Sorry not to have written here for so long, and I promise to try to do better in the future. Things have been getting in the way, like, as well as writing books I’ve been doing lots of work on our house here: making new doors; chiselling out and repointing the front wall which, under the about a half inch thick of old pointing, is mostly held together with mud, making a concrete skirting along the bottom of the wall, making trellises and a grape arbour, oh, and swimming and drinking too much wine.
So, over the last few months I’ve completed the first draft, at 150,000 words, of the next book and finally settled on a title. It will be called The Departure and will be the first book in The Owner series (whose length is yet to be decided). This tells the the story implicit in the title of the Owner’s early years (short stories about the Owner are to be found in The Engineer ReConditioned) in which he begins his gradual climb to godlike power.
Finally having managed to get this printed off I’m leaving it to Caroline to read through before I again take a look at it. Hopefully by then I’ll have distanced myself from it enough to be able to see the glaring errors.
Meanwhile I’ve started on Gabbleducks – the third book of this latest three-book contract for Macmillan. Thus far I have the only living survivor of a hooder attack trying to recover his sanity. Polity medical technology would be able to sort him out in a trice, were it not for the fact that the AIs are reluctant to meddle with his mind since the hooder that attacked him was a near mythical creature called The Technician, and it did something to him that even they don’t quite understand. Also there are other circumstances surrounding this attack, which happened during the rebellion against the Theocracy on Masada, like the presence of a gabbleduck at the scene, and how it may or may not have been involved.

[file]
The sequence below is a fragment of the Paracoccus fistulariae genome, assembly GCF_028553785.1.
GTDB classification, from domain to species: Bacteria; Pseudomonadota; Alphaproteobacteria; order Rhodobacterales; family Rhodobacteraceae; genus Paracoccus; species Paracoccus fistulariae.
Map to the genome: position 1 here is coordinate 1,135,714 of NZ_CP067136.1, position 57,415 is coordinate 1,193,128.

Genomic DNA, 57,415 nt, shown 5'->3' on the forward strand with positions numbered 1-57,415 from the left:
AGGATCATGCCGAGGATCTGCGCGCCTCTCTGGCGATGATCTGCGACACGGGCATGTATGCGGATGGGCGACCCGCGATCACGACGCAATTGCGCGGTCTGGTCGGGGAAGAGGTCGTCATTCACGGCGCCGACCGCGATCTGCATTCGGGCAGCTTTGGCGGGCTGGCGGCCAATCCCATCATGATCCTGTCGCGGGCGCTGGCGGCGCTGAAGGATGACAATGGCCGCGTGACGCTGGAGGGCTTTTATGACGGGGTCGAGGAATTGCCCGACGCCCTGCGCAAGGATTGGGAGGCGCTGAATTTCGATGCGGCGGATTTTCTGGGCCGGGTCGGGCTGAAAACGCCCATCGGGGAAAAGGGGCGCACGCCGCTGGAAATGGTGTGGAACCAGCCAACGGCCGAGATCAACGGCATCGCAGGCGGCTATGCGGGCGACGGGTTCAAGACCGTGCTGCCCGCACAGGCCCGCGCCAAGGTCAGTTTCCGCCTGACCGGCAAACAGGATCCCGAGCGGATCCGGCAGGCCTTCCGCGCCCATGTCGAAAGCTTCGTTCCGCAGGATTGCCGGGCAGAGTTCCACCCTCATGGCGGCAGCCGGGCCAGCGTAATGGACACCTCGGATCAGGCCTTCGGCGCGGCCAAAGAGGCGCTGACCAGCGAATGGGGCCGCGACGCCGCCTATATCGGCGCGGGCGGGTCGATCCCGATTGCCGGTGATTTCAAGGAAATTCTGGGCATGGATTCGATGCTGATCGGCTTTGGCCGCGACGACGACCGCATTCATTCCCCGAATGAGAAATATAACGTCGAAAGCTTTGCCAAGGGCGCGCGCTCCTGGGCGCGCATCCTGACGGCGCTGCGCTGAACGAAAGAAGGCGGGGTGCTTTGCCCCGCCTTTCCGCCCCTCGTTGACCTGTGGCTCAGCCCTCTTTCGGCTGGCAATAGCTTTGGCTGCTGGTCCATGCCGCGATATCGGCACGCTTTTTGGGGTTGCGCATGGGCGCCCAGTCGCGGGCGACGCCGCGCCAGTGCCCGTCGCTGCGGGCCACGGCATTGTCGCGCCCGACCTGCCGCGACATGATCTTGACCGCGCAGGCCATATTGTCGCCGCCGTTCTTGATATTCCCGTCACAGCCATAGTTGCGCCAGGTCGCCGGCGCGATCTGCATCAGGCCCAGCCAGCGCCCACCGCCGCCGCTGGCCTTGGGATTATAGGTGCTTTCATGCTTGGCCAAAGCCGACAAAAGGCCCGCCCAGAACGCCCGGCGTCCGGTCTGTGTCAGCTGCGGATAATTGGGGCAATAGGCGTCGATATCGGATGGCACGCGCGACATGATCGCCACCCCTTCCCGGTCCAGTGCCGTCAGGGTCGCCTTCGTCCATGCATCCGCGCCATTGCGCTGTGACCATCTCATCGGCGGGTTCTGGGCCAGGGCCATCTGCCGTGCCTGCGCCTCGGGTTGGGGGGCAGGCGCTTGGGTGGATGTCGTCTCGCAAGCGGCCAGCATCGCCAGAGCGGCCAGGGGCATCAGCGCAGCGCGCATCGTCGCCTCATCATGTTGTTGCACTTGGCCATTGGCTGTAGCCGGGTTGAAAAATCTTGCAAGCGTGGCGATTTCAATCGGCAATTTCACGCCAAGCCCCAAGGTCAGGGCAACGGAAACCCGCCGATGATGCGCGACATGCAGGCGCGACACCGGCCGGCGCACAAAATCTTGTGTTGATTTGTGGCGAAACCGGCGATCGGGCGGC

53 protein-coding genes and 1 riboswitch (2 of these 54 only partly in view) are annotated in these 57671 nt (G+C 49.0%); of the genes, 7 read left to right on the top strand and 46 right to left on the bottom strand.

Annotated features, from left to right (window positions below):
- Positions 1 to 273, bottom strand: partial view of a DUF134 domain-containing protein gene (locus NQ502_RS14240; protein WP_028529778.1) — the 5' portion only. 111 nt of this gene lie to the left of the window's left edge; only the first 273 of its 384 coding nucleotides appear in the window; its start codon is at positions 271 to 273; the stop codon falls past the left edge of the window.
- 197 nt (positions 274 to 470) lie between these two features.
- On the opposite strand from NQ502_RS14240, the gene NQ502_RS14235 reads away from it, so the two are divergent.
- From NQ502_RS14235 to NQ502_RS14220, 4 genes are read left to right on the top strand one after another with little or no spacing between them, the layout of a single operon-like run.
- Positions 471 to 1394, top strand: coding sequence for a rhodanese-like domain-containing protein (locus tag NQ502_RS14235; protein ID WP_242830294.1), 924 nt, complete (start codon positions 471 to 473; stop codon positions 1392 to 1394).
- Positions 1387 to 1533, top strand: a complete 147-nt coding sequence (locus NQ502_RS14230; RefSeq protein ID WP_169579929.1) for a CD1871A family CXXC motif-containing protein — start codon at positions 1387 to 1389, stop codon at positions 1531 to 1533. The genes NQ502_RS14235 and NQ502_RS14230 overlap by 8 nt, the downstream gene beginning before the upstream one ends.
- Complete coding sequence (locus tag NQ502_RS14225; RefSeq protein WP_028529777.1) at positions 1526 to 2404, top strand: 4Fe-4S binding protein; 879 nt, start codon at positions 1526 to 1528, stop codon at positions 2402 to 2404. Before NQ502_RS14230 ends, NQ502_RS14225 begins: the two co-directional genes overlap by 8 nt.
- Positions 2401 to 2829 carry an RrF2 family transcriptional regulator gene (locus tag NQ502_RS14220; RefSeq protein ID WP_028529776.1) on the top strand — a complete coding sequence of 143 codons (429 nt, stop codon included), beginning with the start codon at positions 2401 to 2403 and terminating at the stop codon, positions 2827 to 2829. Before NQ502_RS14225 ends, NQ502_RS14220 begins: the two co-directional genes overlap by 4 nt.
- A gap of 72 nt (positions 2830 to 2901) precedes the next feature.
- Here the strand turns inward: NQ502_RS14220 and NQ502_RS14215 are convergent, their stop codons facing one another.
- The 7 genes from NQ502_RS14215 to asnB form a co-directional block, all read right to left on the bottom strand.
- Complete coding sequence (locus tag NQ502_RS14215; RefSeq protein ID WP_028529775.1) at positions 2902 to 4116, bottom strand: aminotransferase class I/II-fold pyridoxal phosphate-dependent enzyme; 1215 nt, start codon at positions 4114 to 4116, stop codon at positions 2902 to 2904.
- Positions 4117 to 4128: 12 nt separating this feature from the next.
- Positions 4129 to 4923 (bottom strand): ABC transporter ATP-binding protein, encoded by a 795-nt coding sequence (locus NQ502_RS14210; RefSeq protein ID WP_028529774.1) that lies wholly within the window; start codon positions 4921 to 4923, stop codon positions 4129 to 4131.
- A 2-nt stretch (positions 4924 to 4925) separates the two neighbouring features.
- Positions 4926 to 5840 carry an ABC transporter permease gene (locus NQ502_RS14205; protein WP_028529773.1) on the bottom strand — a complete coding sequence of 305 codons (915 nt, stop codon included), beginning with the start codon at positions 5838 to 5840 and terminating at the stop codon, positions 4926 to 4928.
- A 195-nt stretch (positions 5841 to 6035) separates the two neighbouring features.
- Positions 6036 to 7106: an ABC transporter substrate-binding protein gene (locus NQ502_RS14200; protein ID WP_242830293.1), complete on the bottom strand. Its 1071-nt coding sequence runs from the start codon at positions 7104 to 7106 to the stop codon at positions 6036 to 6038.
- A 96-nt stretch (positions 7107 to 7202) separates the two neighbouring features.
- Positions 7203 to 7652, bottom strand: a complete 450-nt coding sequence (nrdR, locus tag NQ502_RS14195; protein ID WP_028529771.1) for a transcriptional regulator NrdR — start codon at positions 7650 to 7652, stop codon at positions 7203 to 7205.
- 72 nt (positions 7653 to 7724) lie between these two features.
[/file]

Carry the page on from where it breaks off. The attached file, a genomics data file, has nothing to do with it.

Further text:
I’m having fun with this one. With the an odd character called Chanter who pursues The Technician in his mudmarine, trying to understand the grotesque sculptures of bones the creature makes with its victim’s remains, trying to understand its art… And, since the whole investigation of all this involves insanity, who better to head the investigation than a war drone who has experienced this condition and now takes great interest in it – a war drone with the shape of a scorpion, and who may be accompanied by a black AI previously thought to be dead.
He must explore the insanity of a race called the Atheter who apparently sacrificed civilization and intelligence to avoid becoming victims of an alien technology, and the insanity of a man called Jeremiah Tombs, an erstwhile Proctor – one of the religious police of Masada – who refuses to remember what happened to him, refuses to even believe the Theocracy has fallen, and has a very strange interest in the Euclidean patterns on the shells of the penny molluscs of that world…
Don’t ask me where all this is going. If I knew I wouldn’t have so much fun writing it. I can promise excessive weirdness and violence, however.